WAR IN EUROPE ANALYSIS
One day, Russia’s Ukraine invasion will be over — what will happen next?
The Russian invasion of Ukraine will end eventually, but however it turns out, the world will never be the same. Here we offer some possible futures.
It is a truth universally accepted that all wars end eventually. But, like most truisms, while a truth can be overstated (some civil wars around the world never seem to end), there is a real element of truth (as well as some real hope) in such a statement, even if the rancour that follows, the revanchist fervour, the hatred of one another, and sometimes the growing eagerness for a military rematch, may remain alive for years or decades.
For example, Franco-German relations only changed after three increasingly destructive, even calamitous wars — the Franco-Prussian War of 1870, then both World War 1 and 2. Moreover, that 75 years worth of conflict doesn’t even include earlier fighting from the Napoleonic era stretching right back to the Thirty Years’ War in the 1600s, often on territory that eventually became Germany.
Ending this enmity required — beyond a recognition of the disaster such fighting had been and with the total defeat of Nazi Germany — the eventual integration of France and Germany in an interwoven network of supranational institutions that began with Nato and the European Economic Community, now the EU, and then on to organisations like the European Parliament and European Central Bank.
Even as Russia’s invasion of Ukraine continues, we must attempt to imagine what outcomes are possible once the rockets, bombs and cruise missiles cease. These scenarios range from the most likely to the least; and from the most disastrous to those where an outcome might possibly offer some hope amid the wreckage.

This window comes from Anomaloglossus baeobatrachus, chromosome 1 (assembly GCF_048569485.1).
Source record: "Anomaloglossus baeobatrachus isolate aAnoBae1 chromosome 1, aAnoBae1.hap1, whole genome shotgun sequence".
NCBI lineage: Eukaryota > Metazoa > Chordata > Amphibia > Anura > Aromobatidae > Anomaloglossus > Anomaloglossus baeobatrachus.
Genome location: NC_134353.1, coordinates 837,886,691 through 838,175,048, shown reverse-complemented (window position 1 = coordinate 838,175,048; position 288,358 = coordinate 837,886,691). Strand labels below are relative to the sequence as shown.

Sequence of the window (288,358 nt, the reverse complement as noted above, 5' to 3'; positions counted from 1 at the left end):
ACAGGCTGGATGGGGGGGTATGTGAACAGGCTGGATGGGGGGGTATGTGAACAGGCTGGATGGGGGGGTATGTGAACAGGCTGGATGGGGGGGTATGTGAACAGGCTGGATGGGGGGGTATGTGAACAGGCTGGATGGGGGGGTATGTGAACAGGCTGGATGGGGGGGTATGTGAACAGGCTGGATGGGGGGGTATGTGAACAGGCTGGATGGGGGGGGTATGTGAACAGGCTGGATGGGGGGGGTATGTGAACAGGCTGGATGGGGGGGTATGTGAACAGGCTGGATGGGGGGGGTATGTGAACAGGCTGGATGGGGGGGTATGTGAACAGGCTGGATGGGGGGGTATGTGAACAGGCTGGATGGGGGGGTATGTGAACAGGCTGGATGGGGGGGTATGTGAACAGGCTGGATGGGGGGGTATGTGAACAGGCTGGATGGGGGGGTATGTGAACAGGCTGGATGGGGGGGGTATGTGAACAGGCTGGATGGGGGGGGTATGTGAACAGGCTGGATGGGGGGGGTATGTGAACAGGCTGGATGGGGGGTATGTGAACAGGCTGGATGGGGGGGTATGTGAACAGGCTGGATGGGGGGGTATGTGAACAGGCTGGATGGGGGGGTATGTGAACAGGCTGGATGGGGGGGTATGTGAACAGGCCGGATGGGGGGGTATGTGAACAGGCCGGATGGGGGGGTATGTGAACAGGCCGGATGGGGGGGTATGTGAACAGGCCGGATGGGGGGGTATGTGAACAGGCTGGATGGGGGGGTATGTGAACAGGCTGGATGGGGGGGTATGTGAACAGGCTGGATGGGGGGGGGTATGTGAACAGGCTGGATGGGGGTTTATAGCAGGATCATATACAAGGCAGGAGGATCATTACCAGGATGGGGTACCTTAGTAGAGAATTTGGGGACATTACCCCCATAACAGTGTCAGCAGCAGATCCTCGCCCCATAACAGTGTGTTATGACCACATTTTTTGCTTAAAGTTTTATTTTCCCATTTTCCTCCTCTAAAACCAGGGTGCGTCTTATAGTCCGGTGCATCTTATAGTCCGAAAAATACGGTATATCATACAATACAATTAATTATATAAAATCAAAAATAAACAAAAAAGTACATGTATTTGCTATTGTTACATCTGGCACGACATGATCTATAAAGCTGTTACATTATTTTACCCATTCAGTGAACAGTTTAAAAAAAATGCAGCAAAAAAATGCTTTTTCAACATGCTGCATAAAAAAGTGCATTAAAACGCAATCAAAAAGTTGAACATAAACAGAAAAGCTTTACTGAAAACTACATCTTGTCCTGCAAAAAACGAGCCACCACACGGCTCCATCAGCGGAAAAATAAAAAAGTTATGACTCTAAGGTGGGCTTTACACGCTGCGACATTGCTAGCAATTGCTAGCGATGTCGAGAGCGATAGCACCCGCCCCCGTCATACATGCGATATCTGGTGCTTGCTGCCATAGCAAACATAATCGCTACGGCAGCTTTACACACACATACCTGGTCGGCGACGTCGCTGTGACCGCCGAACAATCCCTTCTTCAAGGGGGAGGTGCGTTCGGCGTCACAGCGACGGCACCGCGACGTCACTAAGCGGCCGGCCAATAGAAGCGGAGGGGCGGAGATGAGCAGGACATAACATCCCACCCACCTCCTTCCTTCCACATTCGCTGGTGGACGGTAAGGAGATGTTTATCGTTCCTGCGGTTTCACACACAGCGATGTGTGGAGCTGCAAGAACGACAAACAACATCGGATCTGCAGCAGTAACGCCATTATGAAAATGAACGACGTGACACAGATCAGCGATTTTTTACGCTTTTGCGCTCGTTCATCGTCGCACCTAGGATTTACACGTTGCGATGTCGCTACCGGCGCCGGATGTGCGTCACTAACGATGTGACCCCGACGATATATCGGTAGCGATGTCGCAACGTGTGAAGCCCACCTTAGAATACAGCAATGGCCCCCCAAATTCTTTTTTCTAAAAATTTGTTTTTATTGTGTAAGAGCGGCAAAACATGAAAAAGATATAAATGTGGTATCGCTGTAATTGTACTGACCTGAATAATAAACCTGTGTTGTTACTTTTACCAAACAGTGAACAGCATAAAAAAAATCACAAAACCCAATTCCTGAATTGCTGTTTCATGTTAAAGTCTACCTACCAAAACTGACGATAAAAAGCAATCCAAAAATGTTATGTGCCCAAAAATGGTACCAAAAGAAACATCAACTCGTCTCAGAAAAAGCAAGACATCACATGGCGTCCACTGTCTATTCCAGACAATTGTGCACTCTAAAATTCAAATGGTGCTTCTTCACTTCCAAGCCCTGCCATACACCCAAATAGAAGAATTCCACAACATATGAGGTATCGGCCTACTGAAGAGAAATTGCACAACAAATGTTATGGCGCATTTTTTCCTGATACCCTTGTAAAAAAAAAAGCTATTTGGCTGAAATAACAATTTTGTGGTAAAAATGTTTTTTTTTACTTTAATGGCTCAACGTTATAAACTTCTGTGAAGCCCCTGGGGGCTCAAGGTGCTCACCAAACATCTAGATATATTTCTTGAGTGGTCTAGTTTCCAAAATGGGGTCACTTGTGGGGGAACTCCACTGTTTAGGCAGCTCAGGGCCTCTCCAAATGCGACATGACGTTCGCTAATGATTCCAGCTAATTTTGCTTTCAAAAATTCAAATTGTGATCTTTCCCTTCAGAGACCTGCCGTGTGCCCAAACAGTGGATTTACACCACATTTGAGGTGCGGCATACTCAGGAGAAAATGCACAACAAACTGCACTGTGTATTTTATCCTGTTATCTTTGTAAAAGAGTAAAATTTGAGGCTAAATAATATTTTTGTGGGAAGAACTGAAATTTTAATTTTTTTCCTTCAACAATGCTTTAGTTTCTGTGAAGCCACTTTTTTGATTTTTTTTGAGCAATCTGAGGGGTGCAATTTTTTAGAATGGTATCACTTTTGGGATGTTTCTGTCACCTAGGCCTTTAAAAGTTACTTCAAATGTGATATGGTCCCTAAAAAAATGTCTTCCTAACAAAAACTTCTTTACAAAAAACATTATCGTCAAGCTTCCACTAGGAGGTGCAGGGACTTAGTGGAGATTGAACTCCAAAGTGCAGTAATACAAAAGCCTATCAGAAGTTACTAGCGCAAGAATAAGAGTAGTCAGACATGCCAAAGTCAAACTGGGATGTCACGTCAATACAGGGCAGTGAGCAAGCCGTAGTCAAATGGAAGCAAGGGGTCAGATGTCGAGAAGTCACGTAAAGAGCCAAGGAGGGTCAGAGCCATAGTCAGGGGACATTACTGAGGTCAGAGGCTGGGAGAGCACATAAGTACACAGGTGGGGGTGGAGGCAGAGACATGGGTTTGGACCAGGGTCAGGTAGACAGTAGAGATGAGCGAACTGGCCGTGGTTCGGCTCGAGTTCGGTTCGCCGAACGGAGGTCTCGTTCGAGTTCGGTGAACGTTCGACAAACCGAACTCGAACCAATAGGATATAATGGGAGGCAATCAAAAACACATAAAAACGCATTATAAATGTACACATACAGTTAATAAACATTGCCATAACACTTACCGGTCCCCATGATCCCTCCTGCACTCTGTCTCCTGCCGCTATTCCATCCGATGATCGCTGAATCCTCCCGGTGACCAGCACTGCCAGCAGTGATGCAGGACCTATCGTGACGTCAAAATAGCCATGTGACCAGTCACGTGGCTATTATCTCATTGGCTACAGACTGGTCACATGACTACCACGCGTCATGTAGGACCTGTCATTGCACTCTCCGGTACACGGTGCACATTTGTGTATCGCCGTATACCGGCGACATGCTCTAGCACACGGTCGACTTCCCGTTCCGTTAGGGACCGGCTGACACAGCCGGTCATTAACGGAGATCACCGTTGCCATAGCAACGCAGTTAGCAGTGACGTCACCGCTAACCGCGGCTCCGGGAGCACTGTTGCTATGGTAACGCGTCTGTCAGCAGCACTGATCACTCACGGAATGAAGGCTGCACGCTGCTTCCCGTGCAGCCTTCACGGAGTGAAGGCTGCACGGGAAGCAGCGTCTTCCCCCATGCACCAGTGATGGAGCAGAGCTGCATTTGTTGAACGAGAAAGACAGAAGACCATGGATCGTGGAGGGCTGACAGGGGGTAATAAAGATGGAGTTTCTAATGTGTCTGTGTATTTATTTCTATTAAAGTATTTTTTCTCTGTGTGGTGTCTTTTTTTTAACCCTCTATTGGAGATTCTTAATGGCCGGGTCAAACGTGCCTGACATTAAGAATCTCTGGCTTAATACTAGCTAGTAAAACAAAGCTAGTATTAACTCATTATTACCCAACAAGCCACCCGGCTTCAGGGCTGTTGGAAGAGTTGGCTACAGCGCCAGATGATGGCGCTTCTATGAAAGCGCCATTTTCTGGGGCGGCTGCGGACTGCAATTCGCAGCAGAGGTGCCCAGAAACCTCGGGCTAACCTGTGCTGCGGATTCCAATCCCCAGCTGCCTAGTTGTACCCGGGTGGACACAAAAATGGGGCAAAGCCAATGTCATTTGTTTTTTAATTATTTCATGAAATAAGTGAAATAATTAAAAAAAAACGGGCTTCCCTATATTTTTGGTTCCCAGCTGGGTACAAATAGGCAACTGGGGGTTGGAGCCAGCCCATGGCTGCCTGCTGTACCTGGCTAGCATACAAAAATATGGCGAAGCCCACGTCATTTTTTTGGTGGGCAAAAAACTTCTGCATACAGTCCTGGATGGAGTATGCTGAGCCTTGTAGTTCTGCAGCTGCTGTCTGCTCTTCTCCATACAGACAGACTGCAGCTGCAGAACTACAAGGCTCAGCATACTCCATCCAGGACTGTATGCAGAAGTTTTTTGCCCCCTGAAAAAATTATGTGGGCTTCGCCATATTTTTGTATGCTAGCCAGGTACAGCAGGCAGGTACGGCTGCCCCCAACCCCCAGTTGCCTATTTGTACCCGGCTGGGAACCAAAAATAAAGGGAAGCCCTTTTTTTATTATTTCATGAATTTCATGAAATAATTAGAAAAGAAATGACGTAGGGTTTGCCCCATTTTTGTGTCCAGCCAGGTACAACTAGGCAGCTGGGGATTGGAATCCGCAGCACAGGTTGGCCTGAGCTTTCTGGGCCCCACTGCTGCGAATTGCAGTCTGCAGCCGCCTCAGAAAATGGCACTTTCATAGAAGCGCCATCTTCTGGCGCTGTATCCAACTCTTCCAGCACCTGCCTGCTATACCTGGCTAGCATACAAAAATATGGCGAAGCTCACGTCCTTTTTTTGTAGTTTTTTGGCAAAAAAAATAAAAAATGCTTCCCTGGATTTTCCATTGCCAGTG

Previously, we have written about how Ukraine might be supported once fighting ends, including how reparations could — and should — be funded as the fighting ends. That financial cost could exceed a trillion dollars.
Now it is time to examine various scenarios in the ways fighting might draw to an end, as well as possible winners and losers, even if the hostility on the part of the respective combatants (or the threats from Russia towards its neighbour) do not end.
First is the scenario of a real Russian victory on the battlefield and the surrender by the outmanned Ukrainian military, in spite of increasingly sophisticated western military assistance flowing to Ukrainian forces and those forces’ skilful battlefield tactics. Such an outcome would dictate the end of Ukrainian resistance as its leadership accepted the reality that further fighting would only produce further death and destruction for Ukraine and its people, but without the chance of a victory. In this scenario, Russians would effectively set the terms of surrender as well as the terms under which a future Ukraine would exist.
Surrender would obviously be an enormously difficult decision for Ukrainian President Volodymyr Zelensky personally, his government, and the nation as a whole — after all the sacrifices they have endured. This would also mean a realisation that Russia — and, in particular, the economic circumstances of more than just its oligarchs and nomenklatura — would also have suffered grievously from the war its leaders so unwisely initiated. Accordingly, there may be anger from Russian citizens as they come to grips with the cost of the war — as they did following the Soviet Union’s failed military intervention in Afghanistan. There will be no cheering throngs.
A second alternative would be a standoff in the eastern reaches of Ukraine, coming concurrently with a Russian decision to declare that victory in the Donbas and nearby territories was their real war aim. Such a possibility might even come soon if Russia’s leadership feels the need to have something to offset the casualties and economic costs it has incurred in time for its annual 9 May Victory Day parade. A stalemate would, of course, mean great costs to Ukraine, beyond what it has already endured.